Banishment, destruction, murder and deportation are, regrettably, an integral part of good housekeeping – especially if you live in a small house, as I do. Banishment is putting things up in the attic for a generation. Destruction is dismantling Lego creations which no one has played with for a month. Murder is throwing things away. Deportation is taking things to charity shops.
Yesterday I went on a culling spree in my own house, armed with two cardboard boxes for books. I was in a bloodthirsty mood. As I crept about, earmarking books for instant deportation, blowing the thick dust off them as a kindness before saying goodbye to them for ever, I wondered whether other book-lovers did as I did, and what it felt like, and how other people chose which books to get rid of. Do some people never cull their books? I wondered. Do they really keep every single one, treating all books as sacred, even the Dorling Kindersley Sew Step by Step? They must need to build a yard of new shelving every year.
‘You must be cruel to be kind,’ gardeners tell you, about pruning roses. ‘The more you cut them down, the more they love it.’ This might be true of roses but is it true of book collections? I should imagine they absolutely hate it. Or perhaps the ones that survive are so relieved that they turn a blind eye to the atrocities going on further down the shelf.
‘Cull’ has a different etymology from ‘kill’. I checked – online, not in the Oxford Dictionary of Etymology, a worrying new habit. ‘Kill’ comes from the OE cwellen. ‘Cull’ comes from the gentler French word cueillir, which just means ‘pick’ or ‘select’, though both soon begin to sound like euphemisms used by Fascist dictators. The poor ‘selected’ items still end up wrenched out of their homes and carted off to Oxfam or Cancer Research, or whichever of the ten charity shops in your high street happens to be the most convenient for parking.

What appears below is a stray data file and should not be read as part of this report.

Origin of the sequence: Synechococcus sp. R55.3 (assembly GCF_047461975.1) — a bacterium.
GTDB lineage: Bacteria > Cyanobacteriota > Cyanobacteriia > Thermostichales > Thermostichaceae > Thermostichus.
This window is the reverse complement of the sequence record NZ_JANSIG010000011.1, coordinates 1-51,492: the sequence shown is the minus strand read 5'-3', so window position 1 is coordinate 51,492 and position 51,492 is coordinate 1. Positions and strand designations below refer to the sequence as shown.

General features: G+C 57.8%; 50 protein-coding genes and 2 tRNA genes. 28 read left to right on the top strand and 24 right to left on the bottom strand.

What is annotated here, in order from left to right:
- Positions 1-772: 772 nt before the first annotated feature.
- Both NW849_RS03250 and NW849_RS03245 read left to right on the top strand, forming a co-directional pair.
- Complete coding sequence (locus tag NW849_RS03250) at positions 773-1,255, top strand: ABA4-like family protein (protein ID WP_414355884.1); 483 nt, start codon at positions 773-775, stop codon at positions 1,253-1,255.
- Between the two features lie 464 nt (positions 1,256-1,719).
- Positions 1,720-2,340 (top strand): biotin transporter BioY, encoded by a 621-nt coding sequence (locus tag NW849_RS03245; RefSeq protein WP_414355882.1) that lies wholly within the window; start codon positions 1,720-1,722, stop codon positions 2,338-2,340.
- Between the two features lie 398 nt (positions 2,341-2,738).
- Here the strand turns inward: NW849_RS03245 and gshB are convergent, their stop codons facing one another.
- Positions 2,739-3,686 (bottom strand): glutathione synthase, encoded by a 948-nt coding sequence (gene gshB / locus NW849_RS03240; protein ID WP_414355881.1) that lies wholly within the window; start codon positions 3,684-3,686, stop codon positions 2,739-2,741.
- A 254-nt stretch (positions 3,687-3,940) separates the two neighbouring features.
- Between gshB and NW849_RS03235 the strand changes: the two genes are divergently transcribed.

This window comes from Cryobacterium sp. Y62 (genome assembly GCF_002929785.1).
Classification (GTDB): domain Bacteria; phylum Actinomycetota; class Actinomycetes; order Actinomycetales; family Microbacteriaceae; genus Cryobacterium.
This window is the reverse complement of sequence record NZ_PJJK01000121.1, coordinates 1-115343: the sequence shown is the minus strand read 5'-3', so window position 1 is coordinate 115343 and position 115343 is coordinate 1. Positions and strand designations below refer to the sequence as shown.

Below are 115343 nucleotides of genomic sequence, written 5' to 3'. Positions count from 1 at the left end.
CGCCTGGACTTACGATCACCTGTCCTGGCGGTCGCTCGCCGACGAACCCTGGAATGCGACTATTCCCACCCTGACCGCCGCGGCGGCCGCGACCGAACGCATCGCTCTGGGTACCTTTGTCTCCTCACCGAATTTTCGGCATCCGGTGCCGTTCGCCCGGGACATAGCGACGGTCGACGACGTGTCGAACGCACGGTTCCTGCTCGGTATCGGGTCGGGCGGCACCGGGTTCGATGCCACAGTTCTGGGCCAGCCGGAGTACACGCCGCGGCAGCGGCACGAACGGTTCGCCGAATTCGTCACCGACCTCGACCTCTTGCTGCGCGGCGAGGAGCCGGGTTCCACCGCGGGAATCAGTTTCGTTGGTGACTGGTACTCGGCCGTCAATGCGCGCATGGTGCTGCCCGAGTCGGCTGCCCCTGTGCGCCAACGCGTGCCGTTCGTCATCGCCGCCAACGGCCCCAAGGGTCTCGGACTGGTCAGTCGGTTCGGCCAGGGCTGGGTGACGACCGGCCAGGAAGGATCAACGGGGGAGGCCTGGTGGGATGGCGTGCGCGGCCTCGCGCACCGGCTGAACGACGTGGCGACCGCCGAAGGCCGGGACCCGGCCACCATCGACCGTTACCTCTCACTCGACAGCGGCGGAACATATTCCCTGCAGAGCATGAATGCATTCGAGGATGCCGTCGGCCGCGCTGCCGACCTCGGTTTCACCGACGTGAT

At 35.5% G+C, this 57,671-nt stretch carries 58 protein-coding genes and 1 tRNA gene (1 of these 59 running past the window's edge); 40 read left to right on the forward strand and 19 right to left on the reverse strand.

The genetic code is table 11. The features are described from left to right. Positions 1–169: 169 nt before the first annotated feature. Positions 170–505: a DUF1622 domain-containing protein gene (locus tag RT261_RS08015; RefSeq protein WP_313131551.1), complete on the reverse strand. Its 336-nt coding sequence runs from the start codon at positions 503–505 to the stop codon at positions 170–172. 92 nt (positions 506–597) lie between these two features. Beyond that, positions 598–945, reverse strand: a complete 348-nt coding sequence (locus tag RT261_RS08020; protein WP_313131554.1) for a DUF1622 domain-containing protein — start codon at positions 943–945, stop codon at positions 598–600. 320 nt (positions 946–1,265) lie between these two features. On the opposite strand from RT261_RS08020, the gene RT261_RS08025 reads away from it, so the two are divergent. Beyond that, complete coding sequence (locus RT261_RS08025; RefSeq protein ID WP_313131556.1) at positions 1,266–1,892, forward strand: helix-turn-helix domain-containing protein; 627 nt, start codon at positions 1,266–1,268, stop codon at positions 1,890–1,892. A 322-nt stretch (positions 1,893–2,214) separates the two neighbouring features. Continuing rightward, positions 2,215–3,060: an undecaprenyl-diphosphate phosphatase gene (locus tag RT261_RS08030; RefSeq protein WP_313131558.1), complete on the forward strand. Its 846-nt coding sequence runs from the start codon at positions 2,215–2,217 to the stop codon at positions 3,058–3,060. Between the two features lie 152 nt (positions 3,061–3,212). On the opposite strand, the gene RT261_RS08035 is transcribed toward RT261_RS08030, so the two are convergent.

The skill is to get rid of books which you know for certain nobody will ever miss. (As an author, you must be prepared to face the fact that this very unmissability has been accorded to your own volumes, which you can see for sale on Abe Books, ‘used, in very good condition’, for £0.64.) First to go, yesterday, were the books called ‘Britain’s’ or ‘London’s’ or ‘England’s’ Lost Something – Britain’s Lost Railways, London’s Lost Heritage, England’s Lo
The full version of this article is only available to subscribers to Slightly Foxed: The Real Reader’s Quarterly. To continue reading, please sign in or take out a subscription to the quarterly magazine for yourself or as a gift for a fellow booklover. Both gift givers and gift recipients receive access to the full online archive of articles along with many other benefits, such as preferential prices for all books and goods in our online shop and offers from a number of like-minded organizations. Find out more on our subscriptions page.Subscribe now or Sign in